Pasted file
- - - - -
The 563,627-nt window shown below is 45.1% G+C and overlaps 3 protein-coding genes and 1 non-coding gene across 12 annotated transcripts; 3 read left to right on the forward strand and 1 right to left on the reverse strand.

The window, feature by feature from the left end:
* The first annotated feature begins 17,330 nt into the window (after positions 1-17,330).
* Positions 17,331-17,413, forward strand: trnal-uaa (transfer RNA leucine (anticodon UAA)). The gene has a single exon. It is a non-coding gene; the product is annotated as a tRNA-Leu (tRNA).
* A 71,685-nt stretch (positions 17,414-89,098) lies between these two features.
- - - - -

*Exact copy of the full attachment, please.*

The 563,627-nt window shown below is 45.1% G+C and overlaps 3 protein-coding genes and 1 non-coding gene across 12 annotated transcripts; 3 read left to right on the forward strand and 1 right to left on the reverse strand.

The window, feature by feature from the left end:
* The first annotated feature begins 17,330 nt into the window (after positions 1-17,330).
* Positions 17,331-17,413, forward strand: trnal-uaa (transfer RNA leucine (anticodon UAA)). The gene has a single exon. It is a non-coding gene; the product is annotated as a tRNA-Leu (tRNA).
* A 71,685-nt stretch (positions 17,414-89,098) lies between these two features.